We live in the suburbs of a spiral galaxy called the Milky Way, which sits in a small neighbourhood of galaxies called the Local Group that includes the Andromeda Galaxy. Astronomers have known for a while that Andromeda is heading towards the Milky Way, but new data from Hubble shows that it’s going to hit us head-on in an epic galactic collision. On the plus side, we have 4 billion years to prepare for doomsday.

Paige Brown, science blogger at Nature Network, has a fascinating post about the science of bubbles! Bubbles are very important to life and that’s not just because they make us happy.

Bubbles for Life

They are a childhood delight. Big and billowy, small and ephemeral… all bubbles are magical. But the properties of bubbles are more important to life than we can fathom as toddlers chasing magical floating circles around the yard at dusk. Bubbles are a form of self-assembled monolayers… the thin soap-water-soap layer that forms the bubble assembles by itself (given the proper puff of air from our lips into the soap-covered bubble stick, of course).

Rachel Nuwer, freelance science journalist, last week reported on The New York Times’ Green blog about the wildlife rehabilitation center that opened last weekend in New York City. The piece also features a video report by Kelly Slivka and Kate Yandell, both young science journalists as well.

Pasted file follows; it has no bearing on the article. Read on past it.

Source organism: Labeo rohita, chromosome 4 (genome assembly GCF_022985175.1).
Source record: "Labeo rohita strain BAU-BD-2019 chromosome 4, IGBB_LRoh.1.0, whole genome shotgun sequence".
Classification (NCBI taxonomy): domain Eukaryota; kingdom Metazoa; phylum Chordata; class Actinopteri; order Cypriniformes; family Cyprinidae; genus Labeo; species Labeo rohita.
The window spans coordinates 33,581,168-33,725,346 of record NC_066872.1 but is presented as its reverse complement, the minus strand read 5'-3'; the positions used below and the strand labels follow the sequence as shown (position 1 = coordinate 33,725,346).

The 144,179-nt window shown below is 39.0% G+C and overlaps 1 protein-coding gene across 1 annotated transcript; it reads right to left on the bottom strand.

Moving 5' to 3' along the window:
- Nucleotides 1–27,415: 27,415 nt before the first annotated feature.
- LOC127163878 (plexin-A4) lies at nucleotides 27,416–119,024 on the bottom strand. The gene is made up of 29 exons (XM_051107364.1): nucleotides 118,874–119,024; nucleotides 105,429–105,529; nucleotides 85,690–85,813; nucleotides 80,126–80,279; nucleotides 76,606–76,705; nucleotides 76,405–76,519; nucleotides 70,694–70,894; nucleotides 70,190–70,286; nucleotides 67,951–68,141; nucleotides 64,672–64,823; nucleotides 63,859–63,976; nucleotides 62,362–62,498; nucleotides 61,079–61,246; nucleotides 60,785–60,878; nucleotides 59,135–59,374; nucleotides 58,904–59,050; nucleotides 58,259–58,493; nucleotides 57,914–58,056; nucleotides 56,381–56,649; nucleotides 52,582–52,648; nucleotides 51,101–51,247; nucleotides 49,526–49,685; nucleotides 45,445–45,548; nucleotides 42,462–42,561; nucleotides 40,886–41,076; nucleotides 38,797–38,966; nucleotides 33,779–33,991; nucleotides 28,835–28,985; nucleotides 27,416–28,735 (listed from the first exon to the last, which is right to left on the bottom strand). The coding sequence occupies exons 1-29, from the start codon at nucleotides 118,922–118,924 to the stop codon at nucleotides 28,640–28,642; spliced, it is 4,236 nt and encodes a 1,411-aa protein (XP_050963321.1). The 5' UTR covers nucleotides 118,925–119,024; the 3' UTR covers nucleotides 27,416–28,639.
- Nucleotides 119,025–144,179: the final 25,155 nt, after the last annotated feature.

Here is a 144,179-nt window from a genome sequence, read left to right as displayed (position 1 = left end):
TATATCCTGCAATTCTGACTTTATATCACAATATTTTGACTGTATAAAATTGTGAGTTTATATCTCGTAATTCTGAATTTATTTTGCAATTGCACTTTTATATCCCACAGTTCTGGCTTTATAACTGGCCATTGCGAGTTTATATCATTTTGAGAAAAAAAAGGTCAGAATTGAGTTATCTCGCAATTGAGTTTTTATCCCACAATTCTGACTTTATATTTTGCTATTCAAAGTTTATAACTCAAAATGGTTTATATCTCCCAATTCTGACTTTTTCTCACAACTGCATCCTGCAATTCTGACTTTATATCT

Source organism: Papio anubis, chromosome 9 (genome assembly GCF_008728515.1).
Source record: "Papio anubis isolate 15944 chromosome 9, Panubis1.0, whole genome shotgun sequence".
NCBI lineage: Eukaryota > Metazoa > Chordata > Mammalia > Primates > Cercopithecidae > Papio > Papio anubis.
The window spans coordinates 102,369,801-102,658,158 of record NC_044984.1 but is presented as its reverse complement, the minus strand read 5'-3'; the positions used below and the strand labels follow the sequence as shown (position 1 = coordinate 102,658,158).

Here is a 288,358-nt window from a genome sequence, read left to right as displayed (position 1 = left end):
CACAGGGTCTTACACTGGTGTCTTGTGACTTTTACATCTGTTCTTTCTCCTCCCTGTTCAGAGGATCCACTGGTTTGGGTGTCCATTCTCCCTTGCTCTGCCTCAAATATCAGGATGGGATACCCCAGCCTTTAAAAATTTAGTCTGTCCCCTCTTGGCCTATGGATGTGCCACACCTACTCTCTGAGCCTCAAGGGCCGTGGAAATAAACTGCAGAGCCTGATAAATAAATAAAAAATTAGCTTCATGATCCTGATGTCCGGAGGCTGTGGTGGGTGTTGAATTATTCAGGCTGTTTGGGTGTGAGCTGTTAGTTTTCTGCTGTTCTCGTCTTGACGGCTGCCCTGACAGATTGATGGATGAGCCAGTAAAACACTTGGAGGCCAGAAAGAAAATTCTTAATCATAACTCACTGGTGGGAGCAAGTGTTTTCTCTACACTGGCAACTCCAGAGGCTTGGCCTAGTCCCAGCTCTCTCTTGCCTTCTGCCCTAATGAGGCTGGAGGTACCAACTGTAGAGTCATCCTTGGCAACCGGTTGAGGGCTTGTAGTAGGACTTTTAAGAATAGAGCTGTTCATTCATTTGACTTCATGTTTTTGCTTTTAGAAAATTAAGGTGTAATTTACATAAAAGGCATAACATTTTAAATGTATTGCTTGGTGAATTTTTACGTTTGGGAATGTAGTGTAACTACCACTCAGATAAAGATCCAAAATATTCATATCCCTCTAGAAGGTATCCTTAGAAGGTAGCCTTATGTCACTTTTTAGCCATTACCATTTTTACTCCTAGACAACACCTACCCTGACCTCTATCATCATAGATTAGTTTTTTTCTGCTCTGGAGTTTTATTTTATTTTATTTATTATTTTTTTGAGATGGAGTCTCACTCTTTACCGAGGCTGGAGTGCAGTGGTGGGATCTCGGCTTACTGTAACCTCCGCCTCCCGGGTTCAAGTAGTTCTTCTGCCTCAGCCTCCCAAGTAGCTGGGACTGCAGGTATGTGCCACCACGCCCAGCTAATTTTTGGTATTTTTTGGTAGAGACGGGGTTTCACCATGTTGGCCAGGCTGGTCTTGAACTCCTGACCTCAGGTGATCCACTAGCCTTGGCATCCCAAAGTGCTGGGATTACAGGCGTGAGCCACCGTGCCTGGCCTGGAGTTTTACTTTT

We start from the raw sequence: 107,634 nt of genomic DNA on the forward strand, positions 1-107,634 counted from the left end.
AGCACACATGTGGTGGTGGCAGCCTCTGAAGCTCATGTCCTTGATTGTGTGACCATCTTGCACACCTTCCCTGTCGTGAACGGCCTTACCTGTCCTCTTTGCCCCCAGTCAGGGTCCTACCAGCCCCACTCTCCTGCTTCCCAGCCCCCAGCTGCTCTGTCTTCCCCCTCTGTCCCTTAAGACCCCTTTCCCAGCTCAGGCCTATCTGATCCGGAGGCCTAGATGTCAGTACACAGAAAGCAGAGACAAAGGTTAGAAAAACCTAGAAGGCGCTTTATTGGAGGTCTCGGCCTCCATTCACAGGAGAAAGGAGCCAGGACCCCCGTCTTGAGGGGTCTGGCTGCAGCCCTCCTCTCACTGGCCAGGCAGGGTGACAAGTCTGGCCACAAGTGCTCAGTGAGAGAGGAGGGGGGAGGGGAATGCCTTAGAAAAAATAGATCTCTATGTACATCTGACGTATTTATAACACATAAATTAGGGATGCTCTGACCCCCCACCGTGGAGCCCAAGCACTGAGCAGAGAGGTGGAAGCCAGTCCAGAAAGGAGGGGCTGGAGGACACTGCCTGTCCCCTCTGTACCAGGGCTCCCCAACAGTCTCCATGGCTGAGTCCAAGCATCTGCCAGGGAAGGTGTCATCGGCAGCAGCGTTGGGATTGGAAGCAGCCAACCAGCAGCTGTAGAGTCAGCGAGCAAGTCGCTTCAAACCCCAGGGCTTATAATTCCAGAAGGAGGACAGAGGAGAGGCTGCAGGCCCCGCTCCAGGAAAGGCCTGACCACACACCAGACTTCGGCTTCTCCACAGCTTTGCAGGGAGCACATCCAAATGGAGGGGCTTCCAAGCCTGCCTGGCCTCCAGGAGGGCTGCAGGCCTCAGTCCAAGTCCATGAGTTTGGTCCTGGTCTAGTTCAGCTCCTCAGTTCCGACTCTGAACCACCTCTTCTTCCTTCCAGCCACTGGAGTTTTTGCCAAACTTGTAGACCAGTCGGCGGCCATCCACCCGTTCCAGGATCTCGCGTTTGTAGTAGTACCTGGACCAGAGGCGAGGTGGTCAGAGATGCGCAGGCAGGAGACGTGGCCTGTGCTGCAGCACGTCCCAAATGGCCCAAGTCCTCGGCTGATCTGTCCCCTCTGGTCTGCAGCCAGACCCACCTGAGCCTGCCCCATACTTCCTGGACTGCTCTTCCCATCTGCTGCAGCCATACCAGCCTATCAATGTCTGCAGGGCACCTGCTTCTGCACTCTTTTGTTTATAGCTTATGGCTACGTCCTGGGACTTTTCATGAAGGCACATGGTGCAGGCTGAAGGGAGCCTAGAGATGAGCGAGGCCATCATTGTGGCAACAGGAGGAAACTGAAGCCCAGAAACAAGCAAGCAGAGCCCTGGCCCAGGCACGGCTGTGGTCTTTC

A Wildlife Rescue Centre for New York City

Since 2001, over 7,000 feathered and furry vagrants have passed through a cramped apartment on Manhattan’s Upper West Side, with screaming babies stacked above solemn old-timers and sprightly young fellows whistling aside the gravely ill. But as my colleagues Kelly Slivka and Kate Yandell report in this video, this eclectic menagerie, known as the Wild Bird Fund, has now secured a 1,300-square-foot independent space that opens on Saturday on Columbus Avenue.

Kathleen Raven, who just started her internship at Nature Medicine, looks into research about brown fat, which until recently was thought to be used only by babies. She tells us how white fat may get converted into brown fat to slim us down.

Turning down the heat revs up brown fat

This past winter, vests were a hot button issue thanks to then US presidential hopeful Rick Santorum. But a vest that cools—rather than warms—could fire up studies of brown fat as researchers seek drugs that turn on this calorie-burning tissue. Compared with white fat, which mostly acts as an energy repository, brown fat serves to generate heat. In the past, researchers believed only babies made use of brown adipose tissue. Now we know adults have small deposits of brown fat throughout the body that burn energy only in chilly environments. With roughly two-thirds of the US classified as overweight, researchers are keen on pinpointing how brown fat is activated and how to convert white fat to its healthier cousin to help people slim down.

Do share links to your own writings in the comments. And have a nice weekend (looking especially at football/soccer fans).

Khalil A. Cassimally About the Author: Khalil A. Cassimally is the Community Coordinator of The Conversation UK. He's also a science blogger. He hails from a tropical island and is a happy geek. Subscribe to his updates on Facebook and Google+. Follow on Twitter @notscientific.

The views expressed are those of the author and are not necessarily those of Scientific American.





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  1. 1. paigekbrown 9:51 am 06/8/2012

    Thanks for the pick Khalil!

    Link to this